Responsible rainwater management was a top priority when we designed the Welcome Center at Ryerson Woods. Planned as a model of green architecture, the site makes use of several innovative, environmentally friendly strategies for resource management. A three-pronged approach helps keep storm water at the site from becoming floodwater. Learn more »
Strategy 1: Collect It
Beneath the Welcome Center lies a swimming-pool-sized cistern, a cement tank that holds rainwater collected from the rooftop. Pipes connect the roof gutters to the cistern, which stores up to 60,000 gallons of rainwater for the fire protection sprinkler system. The harvested rainwater is wise insurance in case of fire, but we realized it could also be tapped for another, more mundane purpose: flushing our public toilets.
Strategy 2: Store It
Hard surfaces of parking lots usually redirect rain into catch basins or storm sewers. We wanted to be innovative with our parking lot. After researching many options that would allow water to flow through the surface, not over it, we chose porous asphalt for the surface of the parking lot.
Though the look of the surface is similar to standard asphalt, the recipe for the asphalt is significantly different. Standard asphalt is a mixture of a black gooey liquid, small rocks and particles of sand, grit and dust. These tiny particles help to bind the mixture together after it is laid and rolled. Recipes for porous asphalt read differently: thoroughly wash gravel, mix with black gooey liquid, roll lightly. The result is asphalt that contains small spaces between the gravel pieces. These spaces are large enough to allow water to flow through. Water from rain and melted snow doesn’t puddle on the surface, it simply disappears.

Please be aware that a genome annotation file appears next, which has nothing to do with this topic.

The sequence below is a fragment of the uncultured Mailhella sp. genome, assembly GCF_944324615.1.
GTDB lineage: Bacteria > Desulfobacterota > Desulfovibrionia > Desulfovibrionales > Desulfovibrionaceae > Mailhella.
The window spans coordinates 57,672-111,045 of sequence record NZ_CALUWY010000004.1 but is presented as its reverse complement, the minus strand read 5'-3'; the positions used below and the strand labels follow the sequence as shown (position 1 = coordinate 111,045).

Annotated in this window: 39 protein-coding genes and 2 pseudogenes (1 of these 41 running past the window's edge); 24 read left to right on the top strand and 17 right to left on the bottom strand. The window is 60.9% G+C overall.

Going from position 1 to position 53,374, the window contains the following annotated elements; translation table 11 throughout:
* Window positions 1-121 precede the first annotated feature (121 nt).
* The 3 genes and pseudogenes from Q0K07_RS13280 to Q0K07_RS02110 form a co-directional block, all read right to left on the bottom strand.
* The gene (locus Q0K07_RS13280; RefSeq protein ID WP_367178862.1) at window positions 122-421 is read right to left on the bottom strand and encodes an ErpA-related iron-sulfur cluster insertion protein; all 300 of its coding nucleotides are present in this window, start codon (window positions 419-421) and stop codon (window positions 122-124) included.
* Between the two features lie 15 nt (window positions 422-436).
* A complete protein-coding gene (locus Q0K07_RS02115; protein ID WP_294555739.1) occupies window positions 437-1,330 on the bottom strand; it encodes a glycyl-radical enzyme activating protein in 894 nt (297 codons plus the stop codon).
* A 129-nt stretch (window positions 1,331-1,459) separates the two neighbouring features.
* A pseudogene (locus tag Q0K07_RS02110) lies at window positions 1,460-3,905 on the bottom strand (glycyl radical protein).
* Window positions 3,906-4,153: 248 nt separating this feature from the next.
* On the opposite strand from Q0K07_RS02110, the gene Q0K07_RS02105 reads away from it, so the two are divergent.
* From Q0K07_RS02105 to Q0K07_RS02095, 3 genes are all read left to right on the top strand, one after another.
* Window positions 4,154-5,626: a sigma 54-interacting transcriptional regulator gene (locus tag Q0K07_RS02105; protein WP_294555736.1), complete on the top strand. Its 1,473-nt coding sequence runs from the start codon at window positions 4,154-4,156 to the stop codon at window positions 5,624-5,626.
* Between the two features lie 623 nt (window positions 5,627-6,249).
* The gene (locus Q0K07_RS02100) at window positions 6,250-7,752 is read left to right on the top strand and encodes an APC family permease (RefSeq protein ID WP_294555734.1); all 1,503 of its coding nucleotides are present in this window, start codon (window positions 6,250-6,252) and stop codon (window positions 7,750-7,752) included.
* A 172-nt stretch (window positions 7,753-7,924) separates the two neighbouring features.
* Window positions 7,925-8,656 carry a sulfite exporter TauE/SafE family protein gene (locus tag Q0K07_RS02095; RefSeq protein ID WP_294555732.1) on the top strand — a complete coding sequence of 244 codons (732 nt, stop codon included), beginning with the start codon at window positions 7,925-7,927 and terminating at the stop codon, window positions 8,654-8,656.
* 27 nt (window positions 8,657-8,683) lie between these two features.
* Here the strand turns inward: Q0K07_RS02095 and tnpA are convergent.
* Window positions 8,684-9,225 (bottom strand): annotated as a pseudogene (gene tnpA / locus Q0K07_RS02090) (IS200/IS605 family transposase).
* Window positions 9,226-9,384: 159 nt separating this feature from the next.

Strategy 3: Absorb It
Two rain gardens handle any remaining storm water. Each rain garden has a depression that collects rainwater from the roof of the building. Before planting, the soil in the rain gardens was modified to drain quickly. Water seldom sits more than 36 hours in the rain garden before it is absorbed. The gardens are planted with native palnts that are adapted to thrive in great variety of weather conditions in northern Illinois. Consequently, they require no special treatment. Their blossoms add color to the gardens starting in spring and ending in late autumn. The butterflies and birds that come to visit are an added bonus.
Part of what makes these approaches so successful is that they allow nature's processes to take care of the natural ebb and flow of the water cycle. Our long-time goal is to manage land along the Des Plaines River. Backwater areas and wetlands near the river help to hold excess water. When the river level lowers, the wetlands slowly release the water back into the stream, often in a more pure state. Restored wetlands throughout the county are efficient at water storage. Not only can these habitats help to reduce local flooding, but they also help to recharge the groundwater aquifer. This is good news for areas of Lake County that rely on wells for drinking water.
A seismic recording station is installed at Ryerson to help research scientists gain a better understanding of our planet’s structure and processes. It's one of 2,000 USArray stations installed across the country as part of the National Science Foundation’s EarthScope initiative.